Zurrin adds that Shanta has had some success with the vexed issue of VAT refunds, a problem for all mining companies operating in Tanzania. “During the last quarter of 2017, we received a VAT refund of US$3,4 million, which was the largest returned to any miner operating in Tanzania during the
period,” he says.

Looking forward, Zurrin says that Shanta is in constant engagement with the government on a range of issues. He notes that Shanta does not – like some of its peers – enjoy the benefits of a Mine Development Agreement (MDA) and that it has always paid full royalties, duties and levies. “Certainly, we would like to have an MDA in place, particularly given the fact that we are heading towards the development of a second mine in Tanzania.”

The second mine Zurrin refers to is Singida in central Tanzania. In a major step forward, Shanta declared a maiden JORC-compliant resource in November 2017 of 728 koz of gold for the Singida project using a cut-off grade of 1,84 g/t, with the resource being based on seven shear-zone related gold deposits with a combined strike of 4,9 km. All the deposits are situated within three Shanta-owned mining licences.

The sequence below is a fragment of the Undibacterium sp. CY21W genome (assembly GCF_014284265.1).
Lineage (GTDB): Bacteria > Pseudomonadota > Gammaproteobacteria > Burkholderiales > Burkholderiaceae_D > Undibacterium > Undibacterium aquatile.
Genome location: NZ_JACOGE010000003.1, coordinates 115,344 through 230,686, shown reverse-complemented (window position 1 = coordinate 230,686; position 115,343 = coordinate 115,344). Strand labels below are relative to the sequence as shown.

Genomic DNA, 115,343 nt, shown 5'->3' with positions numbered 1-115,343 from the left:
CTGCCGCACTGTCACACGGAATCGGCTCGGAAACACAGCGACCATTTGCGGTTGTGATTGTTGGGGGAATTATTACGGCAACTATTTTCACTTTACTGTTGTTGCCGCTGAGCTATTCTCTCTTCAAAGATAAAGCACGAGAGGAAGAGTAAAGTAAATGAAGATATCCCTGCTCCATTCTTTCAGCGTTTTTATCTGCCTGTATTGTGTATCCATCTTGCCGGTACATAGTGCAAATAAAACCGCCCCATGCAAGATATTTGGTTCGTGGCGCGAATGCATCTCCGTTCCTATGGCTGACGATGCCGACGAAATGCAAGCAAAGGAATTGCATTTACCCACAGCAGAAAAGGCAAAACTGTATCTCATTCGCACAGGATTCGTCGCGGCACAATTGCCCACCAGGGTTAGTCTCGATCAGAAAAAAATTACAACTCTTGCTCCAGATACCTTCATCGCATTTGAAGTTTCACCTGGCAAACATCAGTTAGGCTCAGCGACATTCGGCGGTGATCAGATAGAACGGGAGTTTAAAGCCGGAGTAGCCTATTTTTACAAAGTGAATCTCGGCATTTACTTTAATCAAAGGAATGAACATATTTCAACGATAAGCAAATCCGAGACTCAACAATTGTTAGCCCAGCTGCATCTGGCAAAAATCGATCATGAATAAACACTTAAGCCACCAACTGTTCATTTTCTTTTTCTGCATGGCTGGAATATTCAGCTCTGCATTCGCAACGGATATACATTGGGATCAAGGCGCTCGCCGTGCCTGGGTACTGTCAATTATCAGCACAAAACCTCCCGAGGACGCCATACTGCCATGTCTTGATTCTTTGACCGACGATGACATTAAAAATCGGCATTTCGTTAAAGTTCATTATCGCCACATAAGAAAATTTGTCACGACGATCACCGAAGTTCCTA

“Singida is very exciting,” comments Zurrin. “It was originally Shanta’s flagship asset and it remains a very attractive project which has the potential to produce at a rate of 30 000 oz/a for at least five to six years from open-pit operations with the ore being treated in a relatively small 60 t/h, CIL/gravity plant. The capex is modest at just US$25 million. We’ve completed a resettlement programme at the site and all the important technical studies have been completed.

“Essentially, the project is development ready and we’re now speaking to finance providers. Since we’re currently focused on debt repayment, our preference will be for asset-level financing. The business case for developing Singida is compelling, so we believe our efforts will meet with success. As regards the timeline, Singida – under a best case scenario – could be in production within 12 to 15 months.”

If Shanta is successful in bringing Singida on line, its gold production would probably exceed the 100 000-ounce-a-year mark and cement Shanta’s status as a mid-tier miner. “We would certainly like to have a second mine. Having said that, the emphasis for Shanta going forward is going to be on profitable ounces and on maximising shareholder returns. Singida apart, we have no immediate plans for further new mines – although we are always prepared to look at good opportunities,” says Zurrin.

“Shanta is in a very good place at the moment. Our primary asset, New Luika, has all the infrastructure in place to operate well into the future, our debt is coming down and we’re generating strong cash flows. We’re now ready to benefit from all the hard work put in over the past eight or so years which has seen Shanta reopening the long-neglected Lupa goldfield and establishing itself as a key player in Tanzania’s gold mining industry.”

Photos courtesy of Shanta Gold.